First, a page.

“The problem is elected officials want to patronize them,” Rice explained, noting that many of those candidates just get “lip service” when it comes to their nominations.

Former Assemblyman Michael Patrick Carroll (R-Morris Township), who had been one of the legislature’s most conservative members during the 24 years he served, defended Rabner.

“He deeply cares about this court,” Carroll said.  “One shouldn’t care about the color of our judges.  We should find the best legal minds to serve in the appellate division.  If he has not appointed a proportional number of African Americans to the bench, it appears the candidates are not up to snuff.”

How the chief justice became so powerful

The constitutional power of the chief justice of the New Jersey Supreme Court stems from an old-fashioned, Jersey-style political deal.

Arthur Vanderbilt, the Essex County Republican leader, had been feuding with the state’s GOP governor, Alfred Driscoll, just as delegates were preparing to approve a new State Constitution in 1947.  Driscoll wanted a powerful executive branch, and Vanderbilt wanted to be chief justice.

As a result, Essex supported Driscoll’s push for a constitutionally strong governor, and in turn, Vanderbilt, a judicial reform advocate, wrote the job description of the chief justice with himself in mind.   After the new State Constitution was ratified, Driscoll named Vanderbilt as the first chief justice of the newly-constituted top court.

In New Jersey, governors nominate Supreme and Superior Court judges, and the State Senate confirms them.  Once a Superior Court Judge is sworn in, the State Constitution gives the chief justice the singular authority to make judicial assignments.  The entire appellate division is picked by the chief justice – something Vanderbilt had fought for.

Carroll said that he would support a constitutional amendment to take the appointment of appellate court judges away from the chief justice and give it to the governor, with the advice and consent of the Senate.  That’s the system used at the federal level.

“The problem is the unconstrained power,” Carroll said.  “If you go out there looking for ideological soulmates, that could be a problem.  When you start putting identity politics in there, that could be a poison on the judicial system.”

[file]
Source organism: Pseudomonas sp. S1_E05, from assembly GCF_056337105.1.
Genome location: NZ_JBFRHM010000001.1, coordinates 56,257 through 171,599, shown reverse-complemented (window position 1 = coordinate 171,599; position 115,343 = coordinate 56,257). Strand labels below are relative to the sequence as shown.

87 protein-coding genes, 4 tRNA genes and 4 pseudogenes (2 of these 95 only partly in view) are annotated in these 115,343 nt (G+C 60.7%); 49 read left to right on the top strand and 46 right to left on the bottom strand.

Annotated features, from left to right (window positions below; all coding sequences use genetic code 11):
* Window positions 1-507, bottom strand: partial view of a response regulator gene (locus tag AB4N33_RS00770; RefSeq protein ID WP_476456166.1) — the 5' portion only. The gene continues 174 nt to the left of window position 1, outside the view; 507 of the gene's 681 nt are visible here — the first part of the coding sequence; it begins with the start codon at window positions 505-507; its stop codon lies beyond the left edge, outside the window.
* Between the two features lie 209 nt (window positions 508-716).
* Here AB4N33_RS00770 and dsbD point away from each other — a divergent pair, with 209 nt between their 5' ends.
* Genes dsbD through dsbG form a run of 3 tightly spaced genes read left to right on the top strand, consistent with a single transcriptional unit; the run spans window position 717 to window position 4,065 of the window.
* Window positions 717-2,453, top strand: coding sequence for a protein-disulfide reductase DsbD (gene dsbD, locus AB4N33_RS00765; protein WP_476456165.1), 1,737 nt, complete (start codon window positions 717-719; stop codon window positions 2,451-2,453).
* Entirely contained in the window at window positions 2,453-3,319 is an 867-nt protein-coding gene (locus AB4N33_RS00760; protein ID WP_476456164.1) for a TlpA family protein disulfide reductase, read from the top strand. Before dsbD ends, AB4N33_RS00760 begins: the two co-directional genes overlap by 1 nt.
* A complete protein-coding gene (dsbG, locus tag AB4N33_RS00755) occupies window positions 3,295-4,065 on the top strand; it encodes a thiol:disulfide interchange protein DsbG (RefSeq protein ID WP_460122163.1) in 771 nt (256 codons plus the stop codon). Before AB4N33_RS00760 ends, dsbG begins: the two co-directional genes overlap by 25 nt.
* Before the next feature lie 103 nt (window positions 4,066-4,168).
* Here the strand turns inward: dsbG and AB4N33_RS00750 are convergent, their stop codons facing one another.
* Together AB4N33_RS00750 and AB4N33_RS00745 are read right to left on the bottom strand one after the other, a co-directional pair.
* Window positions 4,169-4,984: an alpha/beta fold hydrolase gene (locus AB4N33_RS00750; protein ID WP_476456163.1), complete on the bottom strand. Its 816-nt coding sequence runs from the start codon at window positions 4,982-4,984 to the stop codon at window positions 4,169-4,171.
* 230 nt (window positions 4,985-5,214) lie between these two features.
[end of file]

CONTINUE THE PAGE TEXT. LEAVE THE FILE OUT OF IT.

Some judiciary observers, including Carroll, think New Jersey is missing out on a potential judges who don’t want to handle mundane landlord-tenant disputes as they work their way up the judicial ladder but might accept a nomination to go directly to the appellate court.

“We don’t not choose our judges on the appellate division by their scholarship,” Carroll said.  “Perhaps we should.”

Rice says that Republican senators deserve some of the blame for the lack of diversity on the bench.

“Republicans barely ever submit Black or Latino names,” he said.

Carroll said the issue has “nothing to do with the chief justice now.”

“Why should you care about the skin color of a judge?” Carroll asked.  “I wouldn’t mind a (U.S.) Supreme Court with nine Clarence Thomas’.”

The current seven-member New Jersey Supreme Court has five white members, one Hispanic – Faustino Fernandez-Vina – and one Black, Fabiana Pierre-Louis, who was nominated last year by Gov. Phil Murphy.   That’s not on Rabner, who has no role in the selection

From 2010 to 2020, the New Jersey Supreme Court had no Black justices.  That happened after Republican Gov. Chris Christie refused to renominate Justice John E. Wallace, Jr. to a tenured term.

The U.S. District Court in New Jersey is more diverse, where 8 of the 23 sitting judges are people of color.  President Joe Biden has nominated six new federal judges – four have been confirmed – and none are white men.

The courts used to publish a New Jersey Directory of Minority Judges twice a year but has stopped under Rabner.

In 2008, one year after Rabner was sworn in as chief justice, New Jersey had six appellate court judges of color – the same number as in 2021 – one Hispanic Appellate Division presiding judge, and two Black assignment judges.

The relatively low census of Blacks, Hispanics and Asians holding top leadership positions in the state’s judicial system means that all eyes will be on Rabner as he considers a replacement for Grant.

Grant began his public service career as an assistant corporation counsel in Newark in 1979 and became Mayor Sharpe James’ top lawyer in 1986.  He later served as Newark business administrator under James before his nomination to the Superior Court in 1998.

Rice wants Rabner to replace Grant with another person of color.

“There are more than enough qualified people of color,” said Rice.  “He needs pressure to do so.”

This story was first published on November 15, 2021.  After the Legislature passed a special pension bill at the request of the Chief Justice, Judge Grant was reappointed in December 2021.